The Field Spaniel dog is without exaggeration, a combination of beauty and utility. Somewhat longer than tall, solidly built with moderate bone.
Its stride is long and low, with head held proudly and alertly and the tail wagging but not carried high. The Field Spaniel is built for both activity and stamina, enabling it to hunt in dense cover or water. It has a single coat, which is flat or slightly wavy and moderately long, giving it protection from thorns and water. The expression is grave and gentle.
The Field Spaniel is happiest when it has a job to do. Although independent in nature, it is devoted, sensitive and willing to please. Always cheerful and affectionate, it is an excellent family companion as long as it is given regular exercise. The Field Spaniel is especially known for its tractable nature. It is typical for a Field Spaniel to be somewhat reserved with strangers.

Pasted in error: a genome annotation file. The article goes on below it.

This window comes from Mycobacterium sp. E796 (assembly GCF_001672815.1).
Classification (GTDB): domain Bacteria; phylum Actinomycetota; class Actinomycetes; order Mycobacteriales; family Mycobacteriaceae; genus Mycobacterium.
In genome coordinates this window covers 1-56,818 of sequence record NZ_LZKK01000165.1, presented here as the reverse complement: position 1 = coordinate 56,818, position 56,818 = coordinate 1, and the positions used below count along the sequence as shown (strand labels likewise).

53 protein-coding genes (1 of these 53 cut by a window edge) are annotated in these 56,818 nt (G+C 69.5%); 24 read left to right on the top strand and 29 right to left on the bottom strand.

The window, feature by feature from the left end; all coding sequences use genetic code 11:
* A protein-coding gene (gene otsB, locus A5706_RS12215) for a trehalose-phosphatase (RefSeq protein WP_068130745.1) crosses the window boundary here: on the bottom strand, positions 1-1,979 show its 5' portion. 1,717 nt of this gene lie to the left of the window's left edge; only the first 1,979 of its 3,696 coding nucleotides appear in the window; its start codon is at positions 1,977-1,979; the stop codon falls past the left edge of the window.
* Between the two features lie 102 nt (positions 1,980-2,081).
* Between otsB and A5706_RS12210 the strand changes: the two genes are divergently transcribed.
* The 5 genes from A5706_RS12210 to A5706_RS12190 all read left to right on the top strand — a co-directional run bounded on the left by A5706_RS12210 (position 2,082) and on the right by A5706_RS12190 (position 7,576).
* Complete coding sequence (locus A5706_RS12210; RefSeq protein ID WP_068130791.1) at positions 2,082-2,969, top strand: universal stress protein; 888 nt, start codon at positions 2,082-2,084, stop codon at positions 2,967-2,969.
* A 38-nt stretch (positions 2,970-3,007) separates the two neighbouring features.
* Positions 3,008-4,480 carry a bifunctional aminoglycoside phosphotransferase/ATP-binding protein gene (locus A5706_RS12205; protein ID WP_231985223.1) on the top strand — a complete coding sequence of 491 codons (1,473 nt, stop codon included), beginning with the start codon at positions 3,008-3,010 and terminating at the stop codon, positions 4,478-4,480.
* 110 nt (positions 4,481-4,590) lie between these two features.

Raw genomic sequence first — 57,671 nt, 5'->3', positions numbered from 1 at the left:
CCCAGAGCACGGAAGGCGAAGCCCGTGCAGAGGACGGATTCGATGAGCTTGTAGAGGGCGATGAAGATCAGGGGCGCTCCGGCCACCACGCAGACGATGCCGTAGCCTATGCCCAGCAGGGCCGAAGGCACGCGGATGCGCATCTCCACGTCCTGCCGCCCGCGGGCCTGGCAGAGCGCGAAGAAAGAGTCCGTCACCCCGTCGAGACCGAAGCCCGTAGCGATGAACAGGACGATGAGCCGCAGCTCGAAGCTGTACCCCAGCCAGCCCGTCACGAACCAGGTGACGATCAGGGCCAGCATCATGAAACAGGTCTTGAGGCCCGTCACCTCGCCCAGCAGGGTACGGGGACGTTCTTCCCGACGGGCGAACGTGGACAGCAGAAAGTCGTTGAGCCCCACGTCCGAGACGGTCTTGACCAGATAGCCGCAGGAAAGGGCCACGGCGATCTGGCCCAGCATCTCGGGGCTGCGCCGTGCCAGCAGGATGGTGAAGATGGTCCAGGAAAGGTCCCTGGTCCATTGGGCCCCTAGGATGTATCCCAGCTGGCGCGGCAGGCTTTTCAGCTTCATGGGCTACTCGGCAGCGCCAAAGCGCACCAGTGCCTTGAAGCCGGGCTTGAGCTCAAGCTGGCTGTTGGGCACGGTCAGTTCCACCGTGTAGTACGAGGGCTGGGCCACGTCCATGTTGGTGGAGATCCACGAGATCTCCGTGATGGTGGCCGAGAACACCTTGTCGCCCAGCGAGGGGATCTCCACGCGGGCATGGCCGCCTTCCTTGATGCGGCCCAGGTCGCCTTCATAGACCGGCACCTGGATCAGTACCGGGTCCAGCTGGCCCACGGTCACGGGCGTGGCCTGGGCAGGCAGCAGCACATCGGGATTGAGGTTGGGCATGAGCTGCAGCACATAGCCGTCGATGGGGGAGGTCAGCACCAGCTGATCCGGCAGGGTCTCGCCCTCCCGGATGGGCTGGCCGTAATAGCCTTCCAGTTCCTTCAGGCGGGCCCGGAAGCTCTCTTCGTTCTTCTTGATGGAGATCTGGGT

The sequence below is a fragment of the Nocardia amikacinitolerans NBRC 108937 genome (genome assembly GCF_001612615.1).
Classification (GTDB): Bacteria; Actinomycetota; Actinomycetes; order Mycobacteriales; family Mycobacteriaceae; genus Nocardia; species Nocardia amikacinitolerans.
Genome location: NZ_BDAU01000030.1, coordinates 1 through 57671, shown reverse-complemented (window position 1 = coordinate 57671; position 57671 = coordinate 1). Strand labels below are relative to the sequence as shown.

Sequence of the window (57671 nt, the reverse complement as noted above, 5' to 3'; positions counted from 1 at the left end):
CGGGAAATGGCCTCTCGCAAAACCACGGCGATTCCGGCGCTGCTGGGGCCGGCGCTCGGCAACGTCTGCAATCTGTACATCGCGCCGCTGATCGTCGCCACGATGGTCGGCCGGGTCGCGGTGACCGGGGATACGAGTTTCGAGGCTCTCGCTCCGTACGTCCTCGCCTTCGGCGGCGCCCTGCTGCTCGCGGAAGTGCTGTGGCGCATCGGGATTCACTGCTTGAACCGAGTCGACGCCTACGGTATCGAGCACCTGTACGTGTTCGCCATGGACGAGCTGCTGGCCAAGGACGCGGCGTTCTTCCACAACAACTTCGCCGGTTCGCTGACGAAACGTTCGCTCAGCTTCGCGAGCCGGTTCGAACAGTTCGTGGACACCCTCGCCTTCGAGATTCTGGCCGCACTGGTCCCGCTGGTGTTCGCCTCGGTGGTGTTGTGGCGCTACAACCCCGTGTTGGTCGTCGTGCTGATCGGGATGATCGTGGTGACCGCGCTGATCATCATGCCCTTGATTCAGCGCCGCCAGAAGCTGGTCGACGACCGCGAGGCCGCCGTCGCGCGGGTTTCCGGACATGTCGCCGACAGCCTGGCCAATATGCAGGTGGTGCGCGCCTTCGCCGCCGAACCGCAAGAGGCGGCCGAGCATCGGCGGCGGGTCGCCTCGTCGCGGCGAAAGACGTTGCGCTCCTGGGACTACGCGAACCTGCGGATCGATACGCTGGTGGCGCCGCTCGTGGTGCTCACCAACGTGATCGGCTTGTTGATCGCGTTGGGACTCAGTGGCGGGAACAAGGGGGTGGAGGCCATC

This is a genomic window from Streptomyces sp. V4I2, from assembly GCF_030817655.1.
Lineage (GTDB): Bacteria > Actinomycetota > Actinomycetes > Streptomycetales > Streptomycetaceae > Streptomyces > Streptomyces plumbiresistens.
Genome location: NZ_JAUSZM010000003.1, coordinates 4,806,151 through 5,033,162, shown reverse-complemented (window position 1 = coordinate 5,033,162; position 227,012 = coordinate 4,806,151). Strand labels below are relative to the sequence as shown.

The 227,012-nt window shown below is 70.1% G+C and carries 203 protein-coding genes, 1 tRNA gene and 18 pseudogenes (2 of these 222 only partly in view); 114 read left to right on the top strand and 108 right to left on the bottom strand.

Originating in England in the 1800s, the Field Spaniel dog used to be considered the same breed as the English Cocker Spaniel. The dog was used to flush and retrieve both fur and feather from land and water. In the 20th century it was decided that anything above 25 pounds would be considered a Field Spaniel and anything below would be an English Cocker Spaniel, and the two were officially separated into different breeds.
During the 1800s the Field Spaniel was being bred with a greatly exaggerated length and weight. Almost a hundred years later in the 1920s, the standard returned to a moderate length and weight. Although it is a fine bird dog with a great, mild disposition, the breed remains rare to this day, most likely due to the extreme popularity of the Cocker Spaniel. The Field Spaniel was recognized by the AKC in 1894. Some of the Field Spaniel’s talents are tracking, hunting, retrieving and watchdog.